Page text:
• NVRPA to work with VDOT and Loudoun County to expand the sidewalk network along Sterling Boulevard.
Wiehle Avenue
• NVRPA and Fairfax County to work together to identify short term improvements to include:  improved roadway markings, additional signage and potential lane width improvements.
• Consideration to widen the median refuge.
• Consider alternate signal timing to reduce conflict with trail crossing.
Hunter Mill Road
• NVRPA and VDOT to address vegetation and terrain issues that affect sight line distance.
• Consider replacing advanced trail crossing flashing beacon with Actuated Rectangular Rapid Flash Beacons.
Lee Highway (Route 29)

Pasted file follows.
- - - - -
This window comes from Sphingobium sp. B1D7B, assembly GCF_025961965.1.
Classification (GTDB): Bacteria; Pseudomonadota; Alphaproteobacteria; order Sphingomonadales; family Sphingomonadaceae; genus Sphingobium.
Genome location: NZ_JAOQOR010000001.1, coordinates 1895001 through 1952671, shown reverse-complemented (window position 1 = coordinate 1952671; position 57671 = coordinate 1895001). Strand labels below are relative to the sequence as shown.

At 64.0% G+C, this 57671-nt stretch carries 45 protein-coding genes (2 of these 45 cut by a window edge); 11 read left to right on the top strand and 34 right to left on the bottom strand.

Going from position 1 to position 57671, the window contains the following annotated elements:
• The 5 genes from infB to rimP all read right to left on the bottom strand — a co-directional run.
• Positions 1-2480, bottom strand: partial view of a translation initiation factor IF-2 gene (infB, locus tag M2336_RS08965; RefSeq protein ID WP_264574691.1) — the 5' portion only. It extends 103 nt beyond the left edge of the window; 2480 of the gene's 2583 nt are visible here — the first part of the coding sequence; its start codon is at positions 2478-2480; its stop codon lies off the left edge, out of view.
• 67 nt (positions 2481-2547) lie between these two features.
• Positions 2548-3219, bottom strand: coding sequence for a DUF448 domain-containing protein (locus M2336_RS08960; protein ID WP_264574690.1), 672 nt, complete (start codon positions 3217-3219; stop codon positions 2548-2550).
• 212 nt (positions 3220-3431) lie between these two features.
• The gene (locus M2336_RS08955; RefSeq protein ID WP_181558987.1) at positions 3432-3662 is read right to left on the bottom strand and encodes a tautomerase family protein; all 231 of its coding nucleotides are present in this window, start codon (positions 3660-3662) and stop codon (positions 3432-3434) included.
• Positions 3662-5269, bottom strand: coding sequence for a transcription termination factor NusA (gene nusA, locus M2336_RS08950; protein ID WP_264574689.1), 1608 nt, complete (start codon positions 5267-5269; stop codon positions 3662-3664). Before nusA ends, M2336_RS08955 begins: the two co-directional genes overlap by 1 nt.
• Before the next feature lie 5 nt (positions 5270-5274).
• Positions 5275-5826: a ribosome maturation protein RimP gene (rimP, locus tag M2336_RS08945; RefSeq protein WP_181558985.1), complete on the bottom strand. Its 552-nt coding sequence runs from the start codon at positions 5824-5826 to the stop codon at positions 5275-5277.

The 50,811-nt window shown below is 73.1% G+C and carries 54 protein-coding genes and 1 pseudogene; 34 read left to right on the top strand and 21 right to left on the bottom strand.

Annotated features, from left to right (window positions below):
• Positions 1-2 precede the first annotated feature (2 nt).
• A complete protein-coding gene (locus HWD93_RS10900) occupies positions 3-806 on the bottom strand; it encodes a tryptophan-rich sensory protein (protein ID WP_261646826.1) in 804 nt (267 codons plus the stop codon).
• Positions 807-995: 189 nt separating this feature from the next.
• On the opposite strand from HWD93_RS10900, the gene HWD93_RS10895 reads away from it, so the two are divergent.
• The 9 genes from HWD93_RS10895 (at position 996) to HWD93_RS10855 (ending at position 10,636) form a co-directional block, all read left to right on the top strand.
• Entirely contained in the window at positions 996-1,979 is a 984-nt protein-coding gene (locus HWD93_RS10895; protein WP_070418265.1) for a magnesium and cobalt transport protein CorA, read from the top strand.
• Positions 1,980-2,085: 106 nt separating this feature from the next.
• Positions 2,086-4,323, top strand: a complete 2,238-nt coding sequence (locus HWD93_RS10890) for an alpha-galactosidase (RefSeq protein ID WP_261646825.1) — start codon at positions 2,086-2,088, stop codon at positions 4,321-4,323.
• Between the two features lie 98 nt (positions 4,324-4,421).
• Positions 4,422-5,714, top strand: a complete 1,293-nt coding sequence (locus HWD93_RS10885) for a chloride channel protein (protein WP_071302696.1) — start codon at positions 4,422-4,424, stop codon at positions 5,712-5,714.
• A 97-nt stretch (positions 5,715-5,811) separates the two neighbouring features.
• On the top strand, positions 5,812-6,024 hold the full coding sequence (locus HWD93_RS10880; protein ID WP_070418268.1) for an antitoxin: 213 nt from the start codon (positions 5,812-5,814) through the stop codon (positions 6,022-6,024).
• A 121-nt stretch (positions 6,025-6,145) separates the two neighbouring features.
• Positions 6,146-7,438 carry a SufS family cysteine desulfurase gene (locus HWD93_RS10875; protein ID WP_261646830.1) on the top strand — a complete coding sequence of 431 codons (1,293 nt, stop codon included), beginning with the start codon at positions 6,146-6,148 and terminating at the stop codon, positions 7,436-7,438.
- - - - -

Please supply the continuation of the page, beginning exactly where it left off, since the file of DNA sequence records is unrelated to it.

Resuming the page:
• NVRPA to realign trail approaches to orient better to the crossing for trail users and motorists.
• NVRPA to work with Arlington County to consider adjusting signal timing and phasing.
• NVRPA to work with Arlington County to consider turn lane options, such as relocating or adding additional signage. 
Columbia Pike:
• The trail approaches will be realigned to intersect at a better angle to the roadway.
• NVRPA to work with Arlington County to consider adjusting signal timing and phasing.
These intersection changes will build on the improvements made by the Northern Virginia Regional Park Authority recently.  Those improvements included curb ramps, rumble strips, advanced warning signs on the roadway, marked crosswalks, warning signs on the trail and thermoplastic pavement markings noting the approaching intersection.  Along with these treatments, extensive work was done to improve sight lines at each crossing. Collectively, these changes made the W&OD Trail a national model for trail safety.